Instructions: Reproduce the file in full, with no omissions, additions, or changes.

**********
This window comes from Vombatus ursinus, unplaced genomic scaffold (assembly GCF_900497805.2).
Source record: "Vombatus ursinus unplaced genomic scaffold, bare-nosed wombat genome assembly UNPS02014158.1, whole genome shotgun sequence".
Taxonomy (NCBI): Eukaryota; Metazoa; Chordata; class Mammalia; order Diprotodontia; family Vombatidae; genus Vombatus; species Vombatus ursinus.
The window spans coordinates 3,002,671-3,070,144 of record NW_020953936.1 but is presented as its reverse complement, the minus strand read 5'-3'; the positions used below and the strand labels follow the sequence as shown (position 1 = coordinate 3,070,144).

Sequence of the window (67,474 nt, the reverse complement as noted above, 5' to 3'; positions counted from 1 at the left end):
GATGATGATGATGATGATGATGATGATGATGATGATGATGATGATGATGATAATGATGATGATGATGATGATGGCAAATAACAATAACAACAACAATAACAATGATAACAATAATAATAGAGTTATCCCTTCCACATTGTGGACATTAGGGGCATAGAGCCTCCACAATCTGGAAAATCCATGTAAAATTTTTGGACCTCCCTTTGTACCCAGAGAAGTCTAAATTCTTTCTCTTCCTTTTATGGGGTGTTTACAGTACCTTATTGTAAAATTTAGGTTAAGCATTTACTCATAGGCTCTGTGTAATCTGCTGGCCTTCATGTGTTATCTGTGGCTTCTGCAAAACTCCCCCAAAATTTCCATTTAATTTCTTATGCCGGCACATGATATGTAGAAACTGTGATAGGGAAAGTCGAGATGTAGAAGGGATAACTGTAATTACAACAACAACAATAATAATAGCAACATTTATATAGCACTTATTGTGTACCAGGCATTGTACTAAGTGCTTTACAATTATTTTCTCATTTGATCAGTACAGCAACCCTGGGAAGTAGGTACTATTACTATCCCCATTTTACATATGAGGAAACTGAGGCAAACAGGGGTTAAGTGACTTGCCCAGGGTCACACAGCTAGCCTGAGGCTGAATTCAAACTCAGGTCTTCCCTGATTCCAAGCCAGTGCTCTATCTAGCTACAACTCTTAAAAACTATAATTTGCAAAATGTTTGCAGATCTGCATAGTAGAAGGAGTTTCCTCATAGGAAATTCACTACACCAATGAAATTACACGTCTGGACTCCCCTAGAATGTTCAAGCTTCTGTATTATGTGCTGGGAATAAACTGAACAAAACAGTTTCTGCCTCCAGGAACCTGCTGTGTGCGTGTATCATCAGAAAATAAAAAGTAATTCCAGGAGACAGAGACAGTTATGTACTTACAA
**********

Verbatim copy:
This window comes from Vombatus ursinus, unplaced genomic scaffold (assembly GCF_900497805.2).
Source record: "Vombatus ursinus unplaced genomic scaffold, bare-nosed wombat genome assembly UNPS02014158.1, whole genome shotgun sequence".
Taxonomy (NCBI): Eukaryota; Metazoa; Chordata; class Mammalia; order Diprotodontia; family Vombatidae; genus Vombatus; species Vombatus ursinus.
The window spans coordinates 3,002,671-3,070,144 of record NW_020953936.1 but is presented as its reverse complement, the minus strand read 5'-3'; the positions used below and the strand labels follow the sequence as shown (position 1 = coordinate 3,070,144).

Sequence of the window (67,474 nt, the reverse complement as noted above, 5' to 3'; positions counted from 1 at the left end):
GATGATGATGATGATGATGATGATGATGATGATGATGATGATGATGATGATAATGATGATGATGATGATGATGGCAAATAACAATAACAACAACAATAACAATGATAACAATAATAATAGAGTTATCCCTTCCACATTGTGGACATTAGGGGCATAGAGCCTCCACAATCTGGAAAATCCATGTAAAATTTTTGGACCTCCCTTTGTACCCAGAGAAGTCTAAATTCTTTCTCTTCCTTTTATGGGGTGTTTACAGTACCTTATTGTAAAATTTAGGTTAAGCATTTACTCATAGGCTCTGTGTAATCTGCTGGCCTTCATGTGTTATCTGTGGCTTCTGCAAAACTCCCCCAAAATTTCCATTTAATTTCTTATGCCGGCACATGATATGTAGAAACTGTGATAGGGAAAGTCGAGATGTAGAAGGGATAACTGTAATTACAACAACAACAATAATAATAGCAACATTTATATAGCACTTATTGTGTACCAGGCATTGTACTAAGTGCTTTACAATTATTTTCTCATTTGATCAGTACAGCAACCCTGGGAAGTAGGTACTATTACTATCCCCATTTTACATATGAGGAAACTGAGGCAAACAGGGGTTAAGTGACTTGCCCAGGGTCACACAGCTAGCCTGAGGCTGAATTCAAACTCAGGTCTTCCCTGATTCCAAGCCAGTGCTCTATCTAGCTACAACTCTTAAAAACTATAATTTGCAAAATGTTTGCAGATCTGCATAGTAGAAGGAGTTTCCTCATAGGAAATTCACTACACCAATGAAATTACACGTCTGGACTCCCCTAGAATGTTCAAGCTTCTGTATTATGTGCTGGGAATAAACTGAACAAAACAGTTTCTGCCTCCAGGAACCTGCTGTGTGCGTGTATCATCAGAAAATAAAAAGTAATTCCAGGAGACAGAGACAGTTATGTACTTACAA